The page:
How to Make Cake-Frosting Stepping-Stones

Make just one of these fun, functional, inexpensive stepping-stones and you’ll be hooked. Plus, they make great gifts!

Success is guaranteed when you follow these simple (pardon the pun) step-by-step instructions. Best of all, you’ll recapture the mud-pie-making joy of childhood. The items you can use to make these one-of-a-kind disks are limited only by your imagination—or by whatever you stumble across around your house. There are those leftover tiles, the seashells you collect on your winter vacations, even that can of old keys. So take a creative leap: Make one stepping-stone, and you may have so much fun you’ll fill your yard and garden with them.

TIME

One day

COMPLEXITY

Simple

COST

Under $20

Lay out your design

Anything can make a cool mosaic pattern—tiles, glass beads, wood letters, polished rocks, found objects, buttons, and yes, even those old tools, nuts and bolts you bought at a garage sale. Whatever you’re using, arrange it first on a dry stepping-stone alongside the stone you’re covering. Then you can simply transfer and position items without guesswork.

Be creative! The possibilities are endless and each stepping-stone is one of a kind.

Get in step–create a stone!

One big advantage of using this moldless system is that you can make lots of stepping-stones without multiple forms or having to wait for the concrete to harden so you can reuse one form. To create them, follow the steps, and remember these tips:

  • Apply the duct tape so it creates a “form” a smidgen deeper than the thickness of the objects you’re laying in.
  • Make your “mud” by first mixing dye and water together in a plastic bucket. Then, while wearing a dust mask, add mortar mix to the colored water. Stir, adding enough mortar mix to create a smooth-textured mortar that isn’t runny.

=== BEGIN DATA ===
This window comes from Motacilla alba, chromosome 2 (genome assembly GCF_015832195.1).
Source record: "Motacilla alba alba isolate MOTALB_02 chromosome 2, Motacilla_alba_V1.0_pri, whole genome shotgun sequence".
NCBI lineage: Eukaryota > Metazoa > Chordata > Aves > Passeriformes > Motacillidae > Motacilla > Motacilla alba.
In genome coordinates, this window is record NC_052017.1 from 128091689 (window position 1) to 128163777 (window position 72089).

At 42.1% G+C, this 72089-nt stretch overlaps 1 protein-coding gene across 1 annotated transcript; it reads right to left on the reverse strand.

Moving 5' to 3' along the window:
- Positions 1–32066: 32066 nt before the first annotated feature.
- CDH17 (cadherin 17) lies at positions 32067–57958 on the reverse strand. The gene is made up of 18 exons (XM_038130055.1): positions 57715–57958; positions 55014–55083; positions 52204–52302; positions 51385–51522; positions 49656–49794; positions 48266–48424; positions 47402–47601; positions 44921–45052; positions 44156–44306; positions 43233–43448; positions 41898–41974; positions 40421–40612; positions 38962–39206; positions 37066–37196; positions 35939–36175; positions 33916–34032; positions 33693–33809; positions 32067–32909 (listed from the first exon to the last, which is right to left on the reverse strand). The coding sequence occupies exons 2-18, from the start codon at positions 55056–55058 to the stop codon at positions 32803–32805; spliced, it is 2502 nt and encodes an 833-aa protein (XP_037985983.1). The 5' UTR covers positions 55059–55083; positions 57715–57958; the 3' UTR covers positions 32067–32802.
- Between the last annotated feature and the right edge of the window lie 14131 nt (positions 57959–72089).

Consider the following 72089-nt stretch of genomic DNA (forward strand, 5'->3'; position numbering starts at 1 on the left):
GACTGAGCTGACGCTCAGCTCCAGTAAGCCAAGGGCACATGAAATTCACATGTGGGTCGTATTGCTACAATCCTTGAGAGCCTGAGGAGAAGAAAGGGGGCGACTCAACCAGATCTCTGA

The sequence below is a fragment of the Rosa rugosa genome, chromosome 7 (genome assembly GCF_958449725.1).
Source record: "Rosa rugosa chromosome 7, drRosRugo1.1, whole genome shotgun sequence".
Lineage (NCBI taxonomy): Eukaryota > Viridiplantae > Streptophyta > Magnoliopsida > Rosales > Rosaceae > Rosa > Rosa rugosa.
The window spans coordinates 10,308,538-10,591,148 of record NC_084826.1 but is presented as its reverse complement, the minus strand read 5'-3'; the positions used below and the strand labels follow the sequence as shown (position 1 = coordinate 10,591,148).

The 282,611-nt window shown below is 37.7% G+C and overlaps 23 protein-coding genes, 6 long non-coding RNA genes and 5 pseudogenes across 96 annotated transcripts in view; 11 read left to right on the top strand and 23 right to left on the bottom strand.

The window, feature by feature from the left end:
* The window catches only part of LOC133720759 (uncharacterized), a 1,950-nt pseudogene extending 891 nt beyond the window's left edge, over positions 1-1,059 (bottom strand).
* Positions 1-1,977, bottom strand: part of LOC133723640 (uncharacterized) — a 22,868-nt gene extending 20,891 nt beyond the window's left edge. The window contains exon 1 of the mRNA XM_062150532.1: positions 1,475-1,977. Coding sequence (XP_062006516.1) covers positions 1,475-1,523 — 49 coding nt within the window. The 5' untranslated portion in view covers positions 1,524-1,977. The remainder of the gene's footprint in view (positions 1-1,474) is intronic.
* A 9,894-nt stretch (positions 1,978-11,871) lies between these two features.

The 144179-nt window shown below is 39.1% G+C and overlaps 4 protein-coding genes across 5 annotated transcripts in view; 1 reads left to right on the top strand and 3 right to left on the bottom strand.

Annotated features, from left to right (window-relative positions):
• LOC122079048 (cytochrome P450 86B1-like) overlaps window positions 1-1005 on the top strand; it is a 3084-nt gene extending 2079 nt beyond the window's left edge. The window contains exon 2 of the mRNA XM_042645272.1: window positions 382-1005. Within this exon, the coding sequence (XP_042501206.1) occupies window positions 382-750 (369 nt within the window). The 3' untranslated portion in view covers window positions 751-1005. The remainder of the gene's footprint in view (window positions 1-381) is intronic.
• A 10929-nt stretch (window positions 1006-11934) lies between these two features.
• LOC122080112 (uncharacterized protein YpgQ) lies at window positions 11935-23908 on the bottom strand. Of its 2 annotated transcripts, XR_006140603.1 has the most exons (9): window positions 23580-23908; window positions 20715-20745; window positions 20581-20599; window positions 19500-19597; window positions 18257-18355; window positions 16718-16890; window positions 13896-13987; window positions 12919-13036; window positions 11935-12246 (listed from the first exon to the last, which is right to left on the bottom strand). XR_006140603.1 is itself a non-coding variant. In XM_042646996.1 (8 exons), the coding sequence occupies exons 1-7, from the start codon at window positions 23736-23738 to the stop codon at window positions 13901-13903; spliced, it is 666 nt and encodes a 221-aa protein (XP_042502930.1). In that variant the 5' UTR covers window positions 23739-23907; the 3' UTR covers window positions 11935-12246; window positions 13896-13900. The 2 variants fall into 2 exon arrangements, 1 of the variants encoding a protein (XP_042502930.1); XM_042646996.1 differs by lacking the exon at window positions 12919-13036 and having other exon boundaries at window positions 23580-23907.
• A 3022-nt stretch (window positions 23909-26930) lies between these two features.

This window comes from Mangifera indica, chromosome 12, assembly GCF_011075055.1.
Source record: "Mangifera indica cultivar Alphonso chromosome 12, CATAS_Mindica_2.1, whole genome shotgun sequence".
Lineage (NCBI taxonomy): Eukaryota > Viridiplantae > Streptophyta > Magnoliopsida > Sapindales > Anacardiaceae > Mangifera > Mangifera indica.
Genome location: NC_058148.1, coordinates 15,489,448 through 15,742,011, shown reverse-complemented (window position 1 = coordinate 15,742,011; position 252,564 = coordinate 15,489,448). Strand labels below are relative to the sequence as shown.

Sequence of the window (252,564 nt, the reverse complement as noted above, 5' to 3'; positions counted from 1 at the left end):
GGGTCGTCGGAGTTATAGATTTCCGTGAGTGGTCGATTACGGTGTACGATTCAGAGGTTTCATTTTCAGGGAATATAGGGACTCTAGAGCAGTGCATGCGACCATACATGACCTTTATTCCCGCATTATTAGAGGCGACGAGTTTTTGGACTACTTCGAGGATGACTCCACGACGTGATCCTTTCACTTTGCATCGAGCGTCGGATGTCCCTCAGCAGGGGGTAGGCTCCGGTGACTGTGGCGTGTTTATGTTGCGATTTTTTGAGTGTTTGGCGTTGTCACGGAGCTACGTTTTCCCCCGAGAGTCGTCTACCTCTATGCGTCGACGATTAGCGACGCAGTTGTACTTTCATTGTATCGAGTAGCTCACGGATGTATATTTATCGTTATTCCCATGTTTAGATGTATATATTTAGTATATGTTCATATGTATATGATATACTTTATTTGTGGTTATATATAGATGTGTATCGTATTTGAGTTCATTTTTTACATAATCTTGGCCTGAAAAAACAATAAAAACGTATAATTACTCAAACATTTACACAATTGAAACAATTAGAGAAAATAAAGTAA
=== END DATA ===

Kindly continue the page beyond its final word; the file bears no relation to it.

• Before applying mortar, use a sponge to thoroughly wet the precast stone’s upper surface. If you mess up, just pull out the tiles, smooth the mortar and start over.
  • After the mortar mix firms up—usually in 15 to 30 minutes—pull off the tape edging and, holding the sponge at a slight angle, brush the mortared edge to lightly round it over.

Step 1

Apply a single layer of sturdy duct tape around the precast step to serve as a form and act as a depth index for the mortar.

Step 2

Spread the mortar mix, leveling it with the tape’s edge. Press down firmly to drive out air pockets and ensure solid contact with the rough surface of the precast step.

Step 3

Press the tiles and other “found” objects firmly into the mortar. There’s no hurry—take time to check the spacing and location of each piece as you work.

Step 4

After 15 to 30 minutes, scoop off any squeezed-out mortar with the putty knife and then clean the tiles with a wet sponge. Wring out the sponge frequently and wipe the surface until the tiles or other objects are level with, or slightly above, the mortar.

More about materials

Here are some tips and sources for stepping-stone makers:

  • You can easily fit four 4-in.-square tiles on a 12-in.-diameter precast step with room for triangular tiles around the edges. When working with larger tiles, use a tile nipper to cut them to size and shape.
  • Stained-glass components are expensive but you can make eyepopping stepping-stones with glass embellishments. Check retailers like JoAnn Fabric & Crafts, Delphi and Michael's for glass beads, animal and leaf shapes, and brightly colored mini tiles.
  • Stepping-stones make great memorials, whether as birthday and anniversary reminders or to keep alive the memory of a treasured pet. Check out craft and hardware stores for wood and metal letters to embed. Or draw and saw your own letters, numbers or shapes using a scroll saw or jigsaw.
  • Still feel creatively challenged? Do a quick search for "stepping stones" on Pinterest and you’ll be inspired by all of the ideas.
  • And if you want to buy premade stones, check out Sand & Stone.

Customize stepping-stones with glass beads, tiles and countless other embellishments available at craft stores and online.

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